This is the latest set of solo music recorded over the past two years and featuring four new compositions - "One for Cecil," for my father who I never met, "49" for the age I was when I wrote it, and my ode to the current state of the nation, "A Ballad for Those with a Sense of Impending Doom," and "Poison Ivy," a tune about toxicity of any type. The rest of the music is improvised but mostly is based on themes I heard in my head prior to sitting down with my guitar.
Except for the improvisations "Etude #2" and "April 9th," this release features compositions of mine that have existed anywhere from 15 years, in the case of "In the Shade," to just two days before being recorded like "Happy Little Trees." I preferred to keep the imperfections so that these takes more closely resemble the music that one might hear if John and I were playing the tunes live, where boundaries are pushed and the music flows moment by moment. When challenged with making music I am buoyed by a quote from my musical hero, the great Jim Hall, "The instrument keeps me humble. Sometimes I pick it up and it seems to say, "No, you can't play today." I keep at it anyway, though."
This recent recording features a set of improvised tunes that were arrived at after John and I conducted our usual pre-roll discussions about the state of current affairs in the U.S. Being fortunate enough to have two voices with which to speak out against what I see as injustice, inequality, and hatred, I felt that releasing this music, even if not listened to by many, would at least add to the spirit and energy of the peaceful movement for change taking place currently.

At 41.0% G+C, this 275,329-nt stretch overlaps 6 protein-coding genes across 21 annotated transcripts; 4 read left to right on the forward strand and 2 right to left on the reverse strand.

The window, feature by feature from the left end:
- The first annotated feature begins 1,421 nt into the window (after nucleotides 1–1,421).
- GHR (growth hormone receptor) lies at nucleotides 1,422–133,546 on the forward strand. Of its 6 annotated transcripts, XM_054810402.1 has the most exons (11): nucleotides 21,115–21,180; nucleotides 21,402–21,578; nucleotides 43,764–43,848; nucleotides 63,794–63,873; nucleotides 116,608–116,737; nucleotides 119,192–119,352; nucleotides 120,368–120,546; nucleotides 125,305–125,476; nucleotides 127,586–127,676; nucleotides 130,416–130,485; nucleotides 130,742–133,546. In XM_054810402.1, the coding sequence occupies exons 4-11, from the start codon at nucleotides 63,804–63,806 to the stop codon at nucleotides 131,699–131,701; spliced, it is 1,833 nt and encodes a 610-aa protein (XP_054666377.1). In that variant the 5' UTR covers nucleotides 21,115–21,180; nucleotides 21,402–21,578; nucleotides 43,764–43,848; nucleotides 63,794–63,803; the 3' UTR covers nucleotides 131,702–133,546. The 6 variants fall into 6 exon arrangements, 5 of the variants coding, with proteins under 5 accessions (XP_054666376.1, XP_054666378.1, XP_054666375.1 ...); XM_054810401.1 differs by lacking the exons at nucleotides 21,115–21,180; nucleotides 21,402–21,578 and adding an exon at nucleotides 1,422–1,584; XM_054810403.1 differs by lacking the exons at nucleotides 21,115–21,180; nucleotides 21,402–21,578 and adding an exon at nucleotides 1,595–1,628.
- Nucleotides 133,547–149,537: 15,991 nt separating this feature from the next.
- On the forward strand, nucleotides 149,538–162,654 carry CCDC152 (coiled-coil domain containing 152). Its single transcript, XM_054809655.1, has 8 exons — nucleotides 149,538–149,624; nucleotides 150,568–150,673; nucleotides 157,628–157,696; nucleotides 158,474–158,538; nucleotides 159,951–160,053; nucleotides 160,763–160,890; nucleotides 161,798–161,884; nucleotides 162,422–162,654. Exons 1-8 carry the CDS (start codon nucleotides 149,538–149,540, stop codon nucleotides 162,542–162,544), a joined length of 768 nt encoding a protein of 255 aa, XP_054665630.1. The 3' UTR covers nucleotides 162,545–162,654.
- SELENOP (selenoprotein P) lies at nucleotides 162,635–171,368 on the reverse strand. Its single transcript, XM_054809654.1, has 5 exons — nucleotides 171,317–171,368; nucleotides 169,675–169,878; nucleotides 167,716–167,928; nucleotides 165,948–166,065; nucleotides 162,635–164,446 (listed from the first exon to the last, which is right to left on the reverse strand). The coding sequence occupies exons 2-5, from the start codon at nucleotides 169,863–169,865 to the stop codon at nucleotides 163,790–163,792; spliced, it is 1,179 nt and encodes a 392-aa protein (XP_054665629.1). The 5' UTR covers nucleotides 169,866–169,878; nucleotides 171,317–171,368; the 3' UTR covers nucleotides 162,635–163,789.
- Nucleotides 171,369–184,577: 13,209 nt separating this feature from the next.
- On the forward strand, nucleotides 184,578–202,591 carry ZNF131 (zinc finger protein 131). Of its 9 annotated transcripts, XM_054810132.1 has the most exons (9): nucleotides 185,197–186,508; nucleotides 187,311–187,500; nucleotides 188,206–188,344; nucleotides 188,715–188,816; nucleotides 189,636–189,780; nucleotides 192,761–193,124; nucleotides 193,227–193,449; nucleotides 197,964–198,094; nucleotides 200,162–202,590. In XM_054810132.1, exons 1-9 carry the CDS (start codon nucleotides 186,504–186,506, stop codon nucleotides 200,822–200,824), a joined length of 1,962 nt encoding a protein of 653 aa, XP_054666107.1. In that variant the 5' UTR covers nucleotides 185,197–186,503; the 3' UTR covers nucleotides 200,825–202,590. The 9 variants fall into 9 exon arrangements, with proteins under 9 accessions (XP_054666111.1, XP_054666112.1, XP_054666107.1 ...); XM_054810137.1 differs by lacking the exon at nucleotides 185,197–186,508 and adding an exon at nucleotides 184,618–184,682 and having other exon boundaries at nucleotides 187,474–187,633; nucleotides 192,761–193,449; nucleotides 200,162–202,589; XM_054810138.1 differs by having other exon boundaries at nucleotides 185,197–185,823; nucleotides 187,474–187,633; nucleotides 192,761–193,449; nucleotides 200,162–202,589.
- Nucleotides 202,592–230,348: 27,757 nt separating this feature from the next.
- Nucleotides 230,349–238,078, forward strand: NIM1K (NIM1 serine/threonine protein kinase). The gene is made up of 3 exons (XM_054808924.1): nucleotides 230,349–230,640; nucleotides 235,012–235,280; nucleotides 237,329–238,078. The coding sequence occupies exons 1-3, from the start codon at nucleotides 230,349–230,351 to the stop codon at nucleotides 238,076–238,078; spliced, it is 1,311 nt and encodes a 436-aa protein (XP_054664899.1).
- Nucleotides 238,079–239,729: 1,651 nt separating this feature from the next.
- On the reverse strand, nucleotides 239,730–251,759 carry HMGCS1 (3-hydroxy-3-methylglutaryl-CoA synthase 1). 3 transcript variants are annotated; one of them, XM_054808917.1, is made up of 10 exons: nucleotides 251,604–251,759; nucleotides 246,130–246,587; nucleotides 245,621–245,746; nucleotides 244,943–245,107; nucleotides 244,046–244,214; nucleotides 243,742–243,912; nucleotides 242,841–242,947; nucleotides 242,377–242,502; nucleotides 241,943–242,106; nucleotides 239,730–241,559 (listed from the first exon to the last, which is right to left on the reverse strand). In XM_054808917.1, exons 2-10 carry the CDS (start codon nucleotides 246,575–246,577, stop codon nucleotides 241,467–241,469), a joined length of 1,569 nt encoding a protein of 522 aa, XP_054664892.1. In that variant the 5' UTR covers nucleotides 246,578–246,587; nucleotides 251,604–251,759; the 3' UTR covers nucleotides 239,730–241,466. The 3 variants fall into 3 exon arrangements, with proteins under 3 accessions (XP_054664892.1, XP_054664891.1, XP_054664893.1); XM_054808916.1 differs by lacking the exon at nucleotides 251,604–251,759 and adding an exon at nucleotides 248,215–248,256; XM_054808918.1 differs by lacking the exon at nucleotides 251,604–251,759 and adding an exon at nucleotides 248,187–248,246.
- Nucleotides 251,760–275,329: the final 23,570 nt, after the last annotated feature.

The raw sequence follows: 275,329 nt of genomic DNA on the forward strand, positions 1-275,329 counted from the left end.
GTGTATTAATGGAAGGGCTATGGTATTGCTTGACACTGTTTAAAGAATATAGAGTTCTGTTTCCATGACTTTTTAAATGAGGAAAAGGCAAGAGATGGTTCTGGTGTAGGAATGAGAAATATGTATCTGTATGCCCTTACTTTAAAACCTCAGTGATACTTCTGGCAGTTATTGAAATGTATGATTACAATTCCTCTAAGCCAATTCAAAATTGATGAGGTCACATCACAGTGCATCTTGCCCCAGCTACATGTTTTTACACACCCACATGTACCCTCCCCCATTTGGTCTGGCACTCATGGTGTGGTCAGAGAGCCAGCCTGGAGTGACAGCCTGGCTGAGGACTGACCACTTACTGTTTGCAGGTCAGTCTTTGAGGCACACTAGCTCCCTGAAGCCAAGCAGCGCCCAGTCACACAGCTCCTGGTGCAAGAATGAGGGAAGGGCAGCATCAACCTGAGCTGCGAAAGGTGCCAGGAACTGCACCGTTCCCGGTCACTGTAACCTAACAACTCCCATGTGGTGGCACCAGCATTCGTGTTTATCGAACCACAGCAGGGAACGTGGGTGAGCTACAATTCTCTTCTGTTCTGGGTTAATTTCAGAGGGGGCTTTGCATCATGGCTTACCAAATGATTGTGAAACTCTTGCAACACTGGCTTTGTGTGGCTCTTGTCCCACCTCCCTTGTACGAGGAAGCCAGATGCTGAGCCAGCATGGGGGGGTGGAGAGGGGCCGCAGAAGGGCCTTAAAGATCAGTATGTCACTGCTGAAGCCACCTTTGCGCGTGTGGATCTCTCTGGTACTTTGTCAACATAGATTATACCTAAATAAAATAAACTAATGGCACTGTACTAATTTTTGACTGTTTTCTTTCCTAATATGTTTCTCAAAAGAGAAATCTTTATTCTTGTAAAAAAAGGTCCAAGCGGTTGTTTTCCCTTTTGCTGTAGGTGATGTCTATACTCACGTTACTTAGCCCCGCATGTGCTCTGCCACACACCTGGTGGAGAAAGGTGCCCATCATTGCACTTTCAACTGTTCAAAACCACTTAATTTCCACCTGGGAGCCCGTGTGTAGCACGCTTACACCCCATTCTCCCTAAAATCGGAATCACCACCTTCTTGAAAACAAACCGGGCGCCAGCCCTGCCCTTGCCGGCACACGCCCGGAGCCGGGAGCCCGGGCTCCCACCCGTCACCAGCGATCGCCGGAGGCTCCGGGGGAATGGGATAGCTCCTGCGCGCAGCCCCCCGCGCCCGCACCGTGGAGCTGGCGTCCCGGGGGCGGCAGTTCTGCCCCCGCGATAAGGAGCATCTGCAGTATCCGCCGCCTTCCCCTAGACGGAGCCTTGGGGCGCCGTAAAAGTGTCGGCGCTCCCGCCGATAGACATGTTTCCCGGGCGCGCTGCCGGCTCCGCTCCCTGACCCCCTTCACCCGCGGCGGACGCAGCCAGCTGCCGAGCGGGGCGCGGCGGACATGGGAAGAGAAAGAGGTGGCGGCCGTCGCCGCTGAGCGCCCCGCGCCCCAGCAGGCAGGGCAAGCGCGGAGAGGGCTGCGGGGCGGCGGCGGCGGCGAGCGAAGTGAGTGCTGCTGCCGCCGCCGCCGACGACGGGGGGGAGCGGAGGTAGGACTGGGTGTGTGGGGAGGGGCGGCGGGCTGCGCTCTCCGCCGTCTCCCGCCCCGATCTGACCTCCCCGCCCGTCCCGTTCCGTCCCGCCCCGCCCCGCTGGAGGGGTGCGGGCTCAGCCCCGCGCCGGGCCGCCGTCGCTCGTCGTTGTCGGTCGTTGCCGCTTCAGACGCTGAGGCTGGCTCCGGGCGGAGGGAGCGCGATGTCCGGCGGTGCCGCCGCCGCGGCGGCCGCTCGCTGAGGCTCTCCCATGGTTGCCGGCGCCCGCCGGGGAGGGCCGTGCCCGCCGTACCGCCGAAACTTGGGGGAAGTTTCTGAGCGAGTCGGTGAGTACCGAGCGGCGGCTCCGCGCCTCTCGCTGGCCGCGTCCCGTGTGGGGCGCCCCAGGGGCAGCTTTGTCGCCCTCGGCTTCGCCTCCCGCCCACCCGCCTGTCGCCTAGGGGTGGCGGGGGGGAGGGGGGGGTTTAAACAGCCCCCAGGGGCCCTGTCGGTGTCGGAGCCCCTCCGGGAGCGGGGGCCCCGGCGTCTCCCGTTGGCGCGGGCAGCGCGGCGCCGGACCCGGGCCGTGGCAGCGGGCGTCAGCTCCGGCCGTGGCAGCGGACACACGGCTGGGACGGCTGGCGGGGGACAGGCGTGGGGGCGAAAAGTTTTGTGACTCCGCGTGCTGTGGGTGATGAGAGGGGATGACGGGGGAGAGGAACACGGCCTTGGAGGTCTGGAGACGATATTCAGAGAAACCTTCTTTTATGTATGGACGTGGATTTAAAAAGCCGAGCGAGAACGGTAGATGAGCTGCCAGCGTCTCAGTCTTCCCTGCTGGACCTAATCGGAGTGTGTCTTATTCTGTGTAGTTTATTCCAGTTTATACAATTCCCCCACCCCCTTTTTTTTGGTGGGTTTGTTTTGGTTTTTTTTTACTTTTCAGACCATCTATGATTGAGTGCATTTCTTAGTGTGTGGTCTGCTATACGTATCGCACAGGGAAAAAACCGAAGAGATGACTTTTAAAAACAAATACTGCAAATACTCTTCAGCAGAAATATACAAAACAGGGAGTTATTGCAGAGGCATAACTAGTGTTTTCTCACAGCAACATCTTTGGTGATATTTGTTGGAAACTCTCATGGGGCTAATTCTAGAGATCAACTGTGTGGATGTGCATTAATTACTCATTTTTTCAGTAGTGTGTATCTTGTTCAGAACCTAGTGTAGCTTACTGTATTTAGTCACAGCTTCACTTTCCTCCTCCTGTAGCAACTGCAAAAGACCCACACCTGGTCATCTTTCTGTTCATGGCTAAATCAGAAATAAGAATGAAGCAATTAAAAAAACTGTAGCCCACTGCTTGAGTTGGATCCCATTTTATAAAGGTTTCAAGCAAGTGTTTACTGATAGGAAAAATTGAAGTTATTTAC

This is a set of improvised solo pieces using a combination of straight and prepared guitar, Theremin, and effects. The tunes are titled after principles and concepts that reach into that place, the drop, from which my music and all good things come.
With the exception of "Desire," a ballad I wrote several years ago, the music on this recording is all improvised. The songs consist of duet recordings captured in my studio after I had returned home to Ohio for a short time. The musicians joining me on this recording are not only thoughtful and skillful players but are also beautiful people, and I am grateful to them for their music and their friendship during my stay on the "North coast."